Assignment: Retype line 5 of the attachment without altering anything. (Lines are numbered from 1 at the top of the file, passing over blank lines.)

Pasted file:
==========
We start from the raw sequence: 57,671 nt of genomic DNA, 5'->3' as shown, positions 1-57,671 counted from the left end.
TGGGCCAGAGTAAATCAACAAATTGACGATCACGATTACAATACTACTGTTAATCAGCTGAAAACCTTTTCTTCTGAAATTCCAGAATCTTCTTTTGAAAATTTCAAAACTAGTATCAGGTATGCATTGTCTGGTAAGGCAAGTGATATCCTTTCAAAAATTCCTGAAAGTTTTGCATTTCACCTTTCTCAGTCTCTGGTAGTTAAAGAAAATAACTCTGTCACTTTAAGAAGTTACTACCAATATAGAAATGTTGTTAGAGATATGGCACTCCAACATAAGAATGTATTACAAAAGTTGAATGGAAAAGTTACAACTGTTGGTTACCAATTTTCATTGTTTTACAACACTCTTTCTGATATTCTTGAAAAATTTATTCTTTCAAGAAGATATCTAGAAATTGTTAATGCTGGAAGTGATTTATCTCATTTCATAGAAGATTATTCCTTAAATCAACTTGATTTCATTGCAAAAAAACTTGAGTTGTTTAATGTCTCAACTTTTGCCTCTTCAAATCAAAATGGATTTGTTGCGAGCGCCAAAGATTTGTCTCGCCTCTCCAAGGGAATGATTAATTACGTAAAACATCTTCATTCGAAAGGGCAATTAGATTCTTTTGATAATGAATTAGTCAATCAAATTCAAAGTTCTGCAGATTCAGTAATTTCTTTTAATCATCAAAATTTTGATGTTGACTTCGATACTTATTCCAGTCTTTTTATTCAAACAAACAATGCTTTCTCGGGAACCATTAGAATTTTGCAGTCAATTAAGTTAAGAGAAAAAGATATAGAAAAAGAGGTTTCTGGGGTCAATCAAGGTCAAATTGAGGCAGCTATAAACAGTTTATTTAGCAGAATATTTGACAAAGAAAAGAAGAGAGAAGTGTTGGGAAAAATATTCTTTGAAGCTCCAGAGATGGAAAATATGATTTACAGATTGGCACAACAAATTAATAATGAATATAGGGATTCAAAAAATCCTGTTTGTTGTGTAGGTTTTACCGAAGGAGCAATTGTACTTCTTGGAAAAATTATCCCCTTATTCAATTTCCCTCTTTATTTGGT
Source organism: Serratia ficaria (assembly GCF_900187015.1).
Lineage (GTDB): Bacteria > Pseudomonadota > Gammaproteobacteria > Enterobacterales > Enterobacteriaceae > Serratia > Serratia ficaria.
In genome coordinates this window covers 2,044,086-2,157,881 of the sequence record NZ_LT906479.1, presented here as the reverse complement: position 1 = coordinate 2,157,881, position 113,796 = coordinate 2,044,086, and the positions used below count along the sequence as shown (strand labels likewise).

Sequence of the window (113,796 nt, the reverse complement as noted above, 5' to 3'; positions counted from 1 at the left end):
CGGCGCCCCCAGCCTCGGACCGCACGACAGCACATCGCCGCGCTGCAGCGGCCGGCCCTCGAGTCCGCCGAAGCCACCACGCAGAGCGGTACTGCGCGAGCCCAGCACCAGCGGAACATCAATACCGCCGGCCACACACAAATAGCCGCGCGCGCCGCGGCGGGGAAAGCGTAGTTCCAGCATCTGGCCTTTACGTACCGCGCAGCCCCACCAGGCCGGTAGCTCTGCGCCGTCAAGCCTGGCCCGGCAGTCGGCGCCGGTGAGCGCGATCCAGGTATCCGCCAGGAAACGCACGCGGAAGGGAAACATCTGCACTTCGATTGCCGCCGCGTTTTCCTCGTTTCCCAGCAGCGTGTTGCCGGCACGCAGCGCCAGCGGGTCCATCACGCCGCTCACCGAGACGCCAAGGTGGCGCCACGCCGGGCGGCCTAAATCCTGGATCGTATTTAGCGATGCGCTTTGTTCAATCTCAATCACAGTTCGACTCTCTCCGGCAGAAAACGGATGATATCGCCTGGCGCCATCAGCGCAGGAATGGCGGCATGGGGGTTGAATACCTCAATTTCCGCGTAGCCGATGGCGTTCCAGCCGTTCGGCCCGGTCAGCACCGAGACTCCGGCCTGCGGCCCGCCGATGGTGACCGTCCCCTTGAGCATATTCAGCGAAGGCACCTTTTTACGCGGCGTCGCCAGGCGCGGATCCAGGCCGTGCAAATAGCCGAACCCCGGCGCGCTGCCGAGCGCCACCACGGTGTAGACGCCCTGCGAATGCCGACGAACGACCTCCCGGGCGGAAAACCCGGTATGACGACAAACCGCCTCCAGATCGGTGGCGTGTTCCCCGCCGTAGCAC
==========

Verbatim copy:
In genome coordinates this window covers 2,044,086-2,157,881 of the sequence record NZ_LT906479.1, presented here as the reverse complement: position 1 = coordinate 2,157,881, position 113,796 = coordinate 2,044,086, and the positions used below count along the sequence as shown (strand labels likewise).